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Turkmen-Ukraine Gas Deal Some Way Off

By IWPR
Ukraine has been making advances to Turkmenistan in an attempt to break Moscow’s grip on energy supplies, but NBCentral Asia experts doubt the offer will be taken up in Ashgabat.



At an October 1 press conference in Kiev, Ukrainian president Viktor Yuschenko said direct supplies of Turkmen gas were likely to resume after a nine-year break. However, in comments cited by the Neftegaz energy website, the Ukrainian leader did not elaborate on how this would work.



Until 2000, Ukraine bought around 35 billion cubic metres of gas a year from Turkmenistan. The gas was routed through pipelines crossing Russia, which earned a transit fee, but the purchase contract was between Ukraine and Turkmenistan.



However, in early 2000, the Russian energy giant Gazprom took control of Turkmen gas exports via this route, buying the gas and selling it on to Ukraine. Kiev’s contractual relationship was now with Moscow rather than Ashgabat.



Over the past few years, Ukraine has bought around 40 billion cu m of gas from Gazprom annually. Turkmen gas now forms part of the general mix of Russian exports to western Europe as well as Ukraine.



The Ukrainians are keen to be less wholly reliant on Moscow for their energy, and to pay less for it if they can.



“Yuschenko would like to halve purchases of Russian gas and is taking various steps to achieve that,” said a source in the Turkmen oil and gas ministry. “But it may also come down to some basic haggling – Ukraine gets Turkmen gas as an alternative option, and seeks a price cut for Russian gas.”



Official figures from Gazprom show that Ukraine was being charged 360 US dollars per 1,000 cu m in the first quarter of 2009. From next January, however, the company plans to charge the Ukrainians the going rate for other European consumers, which will be significantly higher.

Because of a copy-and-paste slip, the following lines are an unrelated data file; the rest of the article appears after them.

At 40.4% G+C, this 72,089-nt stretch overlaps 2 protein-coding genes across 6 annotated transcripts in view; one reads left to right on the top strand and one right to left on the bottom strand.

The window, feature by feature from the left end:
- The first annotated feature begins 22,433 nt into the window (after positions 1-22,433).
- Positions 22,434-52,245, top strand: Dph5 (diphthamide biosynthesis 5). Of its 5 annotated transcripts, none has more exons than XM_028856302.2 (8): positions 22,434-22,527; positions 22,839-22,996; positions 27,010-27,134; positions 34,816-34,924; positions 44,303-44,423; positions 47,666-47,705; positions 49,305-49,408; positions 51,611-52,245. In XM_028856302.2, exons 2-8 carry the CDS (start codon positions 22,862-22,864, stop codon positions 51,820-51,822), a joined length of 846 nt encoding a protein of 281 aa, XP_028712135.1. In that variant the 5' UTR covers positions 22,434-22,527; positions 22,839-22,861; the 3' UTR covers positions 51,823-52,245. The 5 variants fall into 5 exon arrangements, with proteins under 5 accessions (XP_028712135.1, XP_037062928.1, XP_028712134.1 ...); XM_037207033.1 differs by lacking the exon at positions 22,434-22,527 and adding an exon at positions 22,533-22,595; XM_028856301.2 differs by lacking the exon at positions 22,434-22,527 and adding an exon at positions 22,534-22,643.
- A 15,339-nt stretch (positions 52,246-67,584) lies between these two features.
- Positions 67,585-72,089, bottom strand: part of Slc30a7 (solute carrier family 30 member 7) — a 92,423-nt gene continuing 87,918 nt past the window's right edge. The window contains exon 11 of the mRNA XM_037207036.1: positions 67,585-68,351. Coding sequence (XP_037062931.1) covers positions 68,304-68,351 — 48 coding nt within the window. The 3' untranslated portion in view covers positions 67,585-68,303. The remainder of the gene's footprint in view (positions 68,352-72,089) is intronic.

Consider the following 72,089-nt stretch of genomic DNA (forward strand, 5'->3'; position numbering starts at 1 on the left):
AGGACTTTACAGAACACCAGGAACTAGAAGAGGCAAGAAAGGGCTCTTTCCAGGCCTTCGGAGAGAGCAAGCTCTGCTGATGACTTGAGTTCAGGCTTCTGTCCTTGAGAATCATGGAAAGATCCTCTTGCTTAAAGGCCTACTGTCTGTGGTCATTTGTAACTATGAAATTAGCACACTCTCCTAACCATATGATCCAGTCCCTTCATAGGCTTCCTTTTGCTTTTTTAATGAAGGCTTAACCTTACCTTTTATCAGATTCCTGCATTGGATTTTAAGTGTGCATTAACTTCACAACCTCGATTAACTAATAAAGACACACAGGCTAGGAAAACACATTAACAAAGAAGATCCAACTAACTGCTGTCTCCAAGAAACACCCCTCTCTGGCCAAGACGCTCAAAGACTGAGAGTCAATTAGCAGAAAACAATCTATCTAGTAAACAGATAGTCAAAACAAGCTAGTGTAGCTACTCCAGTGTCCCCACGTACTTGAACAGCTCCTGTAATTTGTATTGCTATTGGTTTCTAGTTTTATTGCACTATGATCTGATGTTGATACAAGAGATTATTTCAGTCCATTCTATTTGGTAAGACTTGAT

NBCentralAsia experts say it will be difficult for Kiev to re-establish a direct contractual relationship with Ashgabat. The Turkmen authorities have yet to respond to Yuschenko’s advances, and they are already bound by supply contracts with Russia.



In April, Gazprom halted purchases of Turkmen gas over a pricing dispute. The Turkmen said the stoppage caused an explosion on the Central Asia-Centre pipeline, which required expensive repairs.



“Ukraine has only one option,” said another official at the ministry. “That means the same deal as before [buying from Gazprom] at the same prices. They won’t get anything out of trying to bypass Russia.”



The official pointed out that ahead of Yuschenko’s visit to Ashgabat on September 14-16, there was speculation that Ukraine might start receiving Turkmen gas, yet in the event the issue was not discussed in his talks with Turkmen president Gurbanguly Berdymuhammedov.



“At the moment, Kiev has no realistic chancing of achieving a degree of independence from Russian gas,” said Annadurdy Khajiyev, a Turkmen economic analyst based in Bulgaria. “Of course, Kiev could follow the foolish example of Bulgaria, and sign a contract for a specific volume of gas. But how would you transport it [without Gazprom’s approval]? That’s the big question.”



(NBCentralAsia is an IWPR-funded project to create a multilingual news analysis and comment service for Central Asia, drawing on the expertise of a broad range of political observers across the region. The project ran from August 2006 to September 2007, covering all five regional states. With new funding, the service has resumed, covering Uzbekistan and Turkmenistan.)